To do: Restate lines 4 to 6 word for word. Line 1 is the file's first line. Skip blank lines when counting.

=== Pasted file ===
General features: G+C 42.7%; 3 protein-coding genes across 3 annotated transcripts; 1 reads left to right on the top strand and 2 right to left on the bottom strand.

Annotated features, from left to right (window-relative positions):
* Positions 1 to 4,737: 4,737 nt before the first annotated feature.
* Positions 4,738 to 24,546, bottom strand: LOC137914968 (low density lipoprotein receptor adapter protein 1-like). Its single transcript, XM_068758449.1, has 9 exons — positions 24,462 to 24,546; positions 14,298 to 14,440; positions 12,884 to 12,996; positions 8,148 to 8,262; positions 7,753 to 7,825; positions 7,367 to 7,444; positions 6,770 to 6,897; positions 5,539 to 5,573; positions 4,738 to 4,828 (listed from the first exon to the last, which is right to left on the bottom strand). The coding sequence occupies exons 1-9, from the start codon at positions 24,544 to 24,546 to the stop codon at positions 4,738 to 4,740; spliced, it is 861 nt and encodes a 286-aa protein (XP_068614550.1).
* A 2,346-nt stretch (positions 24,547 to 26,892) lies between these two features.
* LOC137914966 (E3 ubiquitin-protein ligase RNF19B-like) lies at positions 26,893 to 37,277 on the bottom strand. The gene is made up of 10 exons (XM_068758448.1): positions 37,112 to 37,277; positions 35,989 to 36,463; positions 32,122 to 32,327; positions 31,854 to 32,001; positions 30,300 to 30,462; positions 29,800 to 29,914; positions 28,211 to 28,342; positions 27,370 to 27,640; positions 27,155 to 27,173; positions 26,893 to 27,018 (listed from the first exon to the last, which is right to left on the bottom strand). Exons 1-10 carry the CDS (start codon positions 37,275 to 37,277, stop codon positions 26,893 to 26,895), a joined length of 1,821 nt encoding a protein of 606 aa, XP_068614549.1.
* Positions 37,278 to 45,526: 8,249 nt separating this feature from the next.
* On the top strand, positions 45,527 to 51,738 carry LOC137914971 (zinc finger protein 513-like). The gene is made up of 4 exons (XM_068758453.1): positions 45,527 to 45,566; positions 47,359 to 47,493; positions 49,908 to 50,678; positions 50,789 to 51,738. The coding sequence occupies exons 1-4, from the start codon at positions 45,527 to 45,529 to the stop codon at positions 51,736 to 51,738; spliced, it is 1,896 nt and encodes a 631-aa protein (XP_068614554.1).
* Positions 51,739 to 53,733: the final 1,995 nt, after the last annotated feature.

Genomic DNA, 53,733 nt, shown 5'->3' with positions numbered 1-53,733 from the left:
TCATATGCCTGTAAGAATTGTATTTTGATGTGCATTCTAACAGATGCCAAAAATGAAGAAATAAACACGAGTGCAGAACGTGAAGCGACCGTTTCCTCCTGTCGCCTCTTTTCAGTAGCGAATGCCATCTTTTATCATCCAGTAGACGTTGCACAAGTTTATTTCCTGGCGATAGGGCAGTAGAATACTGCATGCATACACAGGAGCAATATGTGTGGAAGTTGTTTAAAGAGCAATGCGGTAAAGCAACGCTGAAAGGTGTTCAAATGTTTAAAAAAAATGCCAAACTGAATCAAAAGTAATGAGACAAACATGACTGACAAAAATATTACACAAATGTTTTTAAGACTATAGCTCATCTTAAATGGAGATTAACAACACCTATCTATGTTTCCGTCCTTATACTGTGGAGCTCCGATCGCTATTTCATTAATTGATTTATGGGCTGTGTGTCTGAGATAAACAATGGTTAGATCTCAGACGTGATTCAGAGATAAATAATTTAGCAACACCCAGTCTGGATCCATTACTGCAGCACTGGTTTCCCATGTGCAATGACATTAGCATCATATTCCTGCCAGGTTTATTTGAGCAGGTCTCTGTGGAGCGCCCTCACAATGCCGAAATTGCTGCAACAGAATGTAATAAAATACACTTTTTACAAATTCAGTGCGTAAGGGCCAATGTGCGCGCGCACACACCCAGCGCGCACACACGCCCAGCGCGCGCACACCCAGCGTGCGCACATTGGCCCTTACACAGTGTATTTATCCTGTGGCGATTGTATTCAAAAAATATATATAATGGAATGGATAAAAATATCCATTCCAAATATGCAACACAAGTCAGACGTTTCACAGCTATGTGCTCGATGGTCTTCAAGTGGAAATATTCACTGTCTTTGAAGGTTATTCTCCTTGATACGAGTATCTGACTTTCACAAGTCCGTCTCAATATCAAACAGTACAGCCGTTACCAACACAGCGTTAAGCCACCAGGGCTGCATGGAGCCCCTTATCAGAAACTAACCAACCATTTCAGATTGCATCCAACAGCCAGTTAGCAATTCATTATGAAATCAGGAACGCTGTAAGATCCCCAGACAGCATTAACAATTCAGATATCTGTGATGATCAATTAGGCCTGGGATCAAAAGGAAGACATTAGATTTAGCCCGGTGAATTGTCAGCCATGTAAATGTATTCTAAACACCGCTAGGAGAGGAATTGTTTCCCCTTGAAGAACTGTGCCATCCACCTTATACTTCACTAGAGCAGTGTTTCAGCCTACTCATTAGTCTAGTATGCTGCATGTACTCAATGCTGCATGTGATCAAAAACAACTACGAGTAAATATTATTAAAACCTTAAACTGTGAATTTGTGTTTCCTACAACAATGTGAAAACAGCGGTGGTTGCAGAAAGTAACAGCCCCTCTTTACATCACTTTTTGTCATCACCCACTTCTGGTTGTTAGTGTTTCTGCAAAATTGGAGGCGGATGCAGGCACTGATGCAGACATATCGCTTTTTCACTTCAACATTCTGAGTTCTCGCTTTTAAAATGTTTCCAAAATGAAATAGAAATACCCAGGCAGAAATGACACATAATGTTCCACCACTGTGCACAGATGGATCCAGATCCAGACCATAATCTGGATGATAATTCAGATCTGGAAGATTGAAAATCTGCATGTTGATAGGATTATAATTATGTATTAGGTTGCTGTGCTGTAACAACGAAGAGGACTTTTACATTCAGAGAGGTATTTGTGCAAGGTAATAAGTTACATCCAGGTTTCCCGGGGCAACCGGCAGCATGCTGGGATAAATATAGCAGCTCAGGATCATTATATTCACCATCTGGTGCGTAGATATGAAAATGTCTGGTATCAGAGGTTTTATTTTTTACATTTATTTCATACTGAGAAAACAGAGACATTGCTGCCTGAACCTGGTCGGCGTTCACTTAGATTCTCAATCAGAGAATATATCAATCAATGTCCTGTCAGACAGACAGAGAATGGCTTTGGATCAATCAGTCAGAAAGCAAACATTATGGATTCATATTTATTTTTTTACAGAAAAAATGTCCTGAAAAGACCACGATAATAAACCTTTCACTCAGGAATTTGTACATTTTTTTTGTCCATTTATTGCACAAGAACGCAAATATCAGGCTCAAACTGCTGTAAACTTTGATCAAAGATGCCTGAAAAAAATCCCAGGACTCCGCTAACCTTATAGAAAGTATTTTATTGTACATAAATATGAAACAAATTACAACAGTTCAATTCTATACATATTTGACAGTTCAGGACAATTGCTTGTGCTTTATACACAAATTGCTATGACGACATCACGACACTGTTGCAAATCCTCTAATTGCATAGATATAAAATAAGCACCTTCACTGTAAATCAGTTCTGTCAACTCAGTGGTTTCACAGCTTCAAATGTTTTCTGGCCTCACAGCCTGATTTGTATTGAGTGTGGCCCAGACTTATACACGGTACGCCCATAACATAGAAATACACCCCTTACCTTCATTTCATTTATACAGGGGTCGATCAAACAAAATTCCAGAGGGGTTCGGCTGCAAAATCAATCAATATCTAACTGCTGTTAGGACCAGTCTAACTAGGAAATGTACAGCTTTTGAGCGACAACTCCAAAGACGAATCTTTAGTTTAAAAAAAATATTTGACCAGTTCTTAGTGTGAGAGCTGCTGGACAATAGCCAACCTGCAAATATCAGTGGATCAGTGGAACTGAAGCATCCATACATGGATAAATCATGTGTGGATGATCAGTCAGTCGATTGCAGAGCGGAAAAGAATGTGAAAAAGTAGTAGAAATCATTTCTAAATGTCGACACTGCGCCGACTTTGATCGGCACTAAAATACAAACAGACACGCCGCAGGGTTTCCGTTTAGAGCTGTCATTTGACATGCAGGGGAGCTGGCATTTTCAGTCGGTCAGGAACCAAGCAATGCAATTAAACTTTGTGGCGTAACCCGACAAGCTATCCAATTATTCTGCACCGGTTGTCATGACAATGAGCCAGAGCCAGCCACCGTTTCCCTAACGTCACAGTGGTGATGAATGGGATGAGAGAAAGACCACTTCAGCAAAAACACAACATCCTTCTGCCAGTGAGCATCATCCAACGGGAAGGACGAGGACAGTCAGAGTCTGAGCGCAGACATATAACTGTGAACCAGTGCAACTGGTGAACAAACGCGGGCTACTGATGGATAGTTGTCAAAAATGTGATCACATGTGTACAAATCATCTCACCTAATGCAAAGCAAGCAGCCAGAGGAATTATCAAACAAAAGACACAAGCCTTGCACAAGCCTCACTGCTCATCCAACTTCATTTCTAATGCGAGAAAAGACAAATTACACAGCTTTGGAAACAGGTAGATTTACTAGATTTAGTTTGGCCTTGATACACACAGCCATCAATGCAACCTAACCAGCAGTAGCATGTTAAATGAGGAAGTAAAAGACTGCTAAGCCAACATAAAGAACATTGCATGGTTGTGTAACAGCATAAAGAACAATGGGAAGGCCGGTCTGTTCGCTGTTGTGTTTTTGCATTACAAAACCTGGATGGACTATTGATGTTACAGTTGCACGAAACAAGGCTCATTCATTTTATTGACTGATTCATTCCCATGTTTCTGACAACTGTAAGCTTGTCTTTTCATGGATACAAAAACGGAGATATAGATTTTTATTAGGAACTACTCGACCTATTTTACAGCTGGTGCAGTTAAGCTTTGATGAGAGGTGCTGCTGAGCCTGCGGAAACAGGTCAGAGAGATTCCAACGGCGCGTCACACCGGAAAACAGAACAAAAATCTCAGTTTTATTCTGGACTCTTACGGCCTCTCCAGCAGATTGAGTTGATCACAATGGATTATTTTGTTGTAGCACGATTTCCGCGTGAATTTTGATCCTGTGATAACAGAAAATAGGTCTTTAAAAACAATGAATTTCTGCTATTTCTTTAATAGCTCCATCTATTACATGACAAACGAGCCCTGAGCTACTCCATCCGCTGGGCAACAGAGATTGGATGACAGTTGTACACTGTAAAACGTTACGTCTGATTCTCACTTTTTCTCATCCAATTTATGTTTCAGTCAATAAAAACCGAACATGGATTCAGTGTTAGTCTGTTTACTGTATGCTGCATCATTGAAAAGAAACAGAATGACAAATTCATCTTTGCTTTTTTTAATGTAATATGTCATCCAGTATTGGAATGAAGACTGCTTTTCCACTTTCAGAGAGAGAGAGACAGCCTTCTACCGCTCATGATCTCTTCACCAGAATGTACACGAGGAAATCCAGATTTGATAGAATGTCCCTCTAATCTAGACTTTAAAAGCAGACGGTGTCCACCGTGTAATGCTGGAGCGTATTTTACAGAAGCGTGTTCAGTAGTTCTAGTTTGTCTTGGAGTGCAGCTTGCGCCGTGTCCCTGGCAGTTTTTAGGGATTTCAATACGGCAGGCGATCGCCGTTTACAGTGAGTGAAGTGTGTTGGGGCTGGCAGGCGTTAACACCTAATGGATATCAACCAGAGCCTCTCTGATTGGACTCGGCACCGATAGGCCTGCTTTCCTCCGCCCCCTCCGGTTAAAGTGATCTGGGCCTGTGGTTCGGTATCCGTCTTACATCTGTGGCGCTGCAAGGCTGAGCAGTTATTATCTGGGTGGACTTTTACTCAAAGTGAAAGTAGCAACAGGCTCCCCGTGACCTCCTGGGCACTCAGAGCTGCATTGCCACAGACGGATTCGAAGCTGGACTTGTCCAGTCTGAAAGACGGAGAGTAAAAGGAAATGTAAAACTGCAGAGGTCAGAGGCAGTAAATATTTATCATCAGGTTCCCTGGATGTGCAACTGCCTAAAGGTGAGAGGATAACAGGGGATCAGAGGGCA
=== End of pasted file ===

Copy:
* Positions 4,738 to 24,546, bottom strand: LOC137914968 (low density lipoprotein receptor adapter protein 1-like). Its single transcript, XM_068758449.1, has 9 exons — positions 24,462 to 24,546; positions 14,298 to 14,440; positions 12,884 to 12,996; positions 8,148 to 8,262; positions 7,753 to 7,825; positions 7,367 to 7,444; positions 6,770 to 6,897; positions 5,539 to 5,573; positions 4,738 to 4,828 (listed from the first exon to the last, which is right to left on the bottom strand). The coding sequence occupies exons 1-9, from the start codon at positions 24,544 to 24,546 to the stop codon at positions 4,738 to 4,740; spliced, it is 861 nt and encodes a 286-aa protein (XP_068614550.1).
* A 2,346-nt stretch (positions 24,547 to 26,892) lies between these two features.
* LOC137914966 (E3 ubiquitin-protein ligase RNF19B-like) lies at positions 26,893 to 37,277 on the bottom strand. The gene is made up of 10 exons (XM_068758448.1): positions 37,112 to 37,277; positions 35,989 to 36,463; positions 32,122 to 32,327; positions 31,854 to 32,001; positions 30,300 to 30,462; positions 29,800 to 29,914; positions 28,211 to 28,342; positions 27,370 to 27,640; positions 27,155 to 27,173; positions 26,893 to 27,018 (listed from the first exon to the last, which is right to left on the bottom strand). Exons 1-10 carry the CDS (start codon positions 37,275 to 37,277, stop codon positions 26,893 to 26,895), a joined length of 1,821 nt encoding a protein of 606 aa, XP_068614549.1.